- Highgate Cemetery is Awarded English Heritage Grant to Save Grade II listed Catacombs -
English Heritage has awarded Highgate Cemetery a grant of up to £124,000 towards the conservation of the
Cutting Catacombs, the final major structure in need of essential repairs. The grade II listed catacombs lie in the Western
Cemetery and comprise 15 individual mausoleums dating back to the opening of the cemetery in 1839.
Highgate is considered to be the finest of London's 'Magnificent Seven' cemeteries and became the most fashionable
place of rest for Victorian society. The cemetery cover 37 acres and more than 168,000 names are buried there, including famous
figures such as Karl Marx, George Eliot and Michael Faraday.
The catacombs have become overgrown with plants, roots and creepers, and need considerable repairs to the
roofs. Much of the stonework needs realigning and the iron gates need repairing; in some cases they need replacing.
Tracey Craig, from English Heritage's north London team said: "We have worked closely with the Friends of
Highgate Cemetery during the last 20 years and are very pleased to be able to help on the last of their major projects. The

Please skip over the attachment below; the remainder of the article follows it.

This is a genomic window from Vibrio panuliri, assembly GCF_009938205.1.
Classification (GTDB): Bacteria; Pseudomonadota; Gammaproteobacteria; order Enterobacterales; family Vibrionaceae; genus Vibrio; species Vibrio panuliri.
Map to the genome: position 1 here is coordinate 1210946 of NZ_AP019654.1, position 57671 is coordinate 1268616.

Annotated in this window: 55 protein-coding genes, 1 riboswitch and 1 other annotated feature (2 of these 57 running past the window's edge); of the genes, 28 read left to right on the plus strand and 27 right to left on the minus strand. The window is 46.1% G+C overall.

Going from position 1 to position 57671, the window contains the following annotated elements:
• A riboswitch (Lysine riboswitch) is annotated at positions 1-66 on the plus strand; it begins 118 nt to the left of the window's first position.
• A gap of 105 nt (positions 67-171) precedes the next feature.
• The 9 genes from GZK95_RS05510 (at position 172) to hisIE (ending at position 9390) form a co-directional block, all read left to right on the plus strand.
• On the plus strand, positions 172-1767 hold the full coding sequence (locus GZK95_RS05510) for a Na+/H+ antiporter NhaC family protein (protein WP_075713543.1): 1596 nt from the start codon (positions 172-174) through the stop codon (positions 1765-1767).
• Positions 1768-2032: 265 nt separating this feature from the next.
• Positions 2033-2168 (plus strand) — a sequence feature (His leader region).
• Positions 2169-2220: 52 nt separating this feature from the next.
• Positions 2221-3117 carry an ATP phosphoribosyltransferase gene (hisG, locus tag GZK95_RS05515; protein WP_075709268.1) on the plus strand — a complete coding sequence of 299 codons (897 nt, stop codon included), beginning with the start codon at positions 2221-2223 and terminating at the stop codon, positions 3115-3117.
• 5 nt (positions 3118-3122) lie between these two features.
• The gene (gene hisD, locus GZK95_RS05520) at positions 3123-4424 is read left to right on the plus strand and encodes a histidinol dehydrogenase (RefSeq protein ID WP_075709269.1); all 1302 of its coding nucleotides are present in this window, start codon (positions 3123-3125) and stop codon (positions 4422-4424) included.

Cemetery is an outstanding piece of Victorian history and it has been lovingly restored by a very dedicated team."
The Cuttings Catacombs were sold to private buyers for up to £140 each and perhaps the most notable owner
was Sir Benjamin Hawes, buried there in 1862. Sir Benjamin was the MP for Lambeth between 1832 and 1847, and went on to represent
Kinsale between 1848 and 1862. He married Sophia Macnamara Brunel, sister to the great engineer Isambard Kingdom Brunel. The
alliance led Sir Benjamin to become Chairman and Director of Brunel's Thames Tunnel project. The tunnel is now part of the
London Underground network.
Jean Pateman, Chair of the Friends of Highgate Cemetery said: "The Friends have taken on copious projects
over two decades and we are hugely relieved that English Heritage has once again offered us a lifeline. The Cemetery has been
listed for its outstanding architectural value and we are very pleased to be able to complete this final substantial project."
After the Cemetery fell into financial decline, the graves and landscape became dilapidated. Restoration
work began in earnest in 1986; the landscape is now a Grade II* Park and registered by English Heritage as of "outstanding
historical and architectural interest". In 1998 Europa Nostra recognised the unique conservation techniques used by the Cemetery
with an award for work in the Lebanon Circle, which was judged as being among the best in Europe.
In keeping with previous conservation done at the Cemetery, all original materials in the Cuttings Catacombs
will be re-used where possible. The total cost of the project is expected to be £226,000 and it is hoped that work will start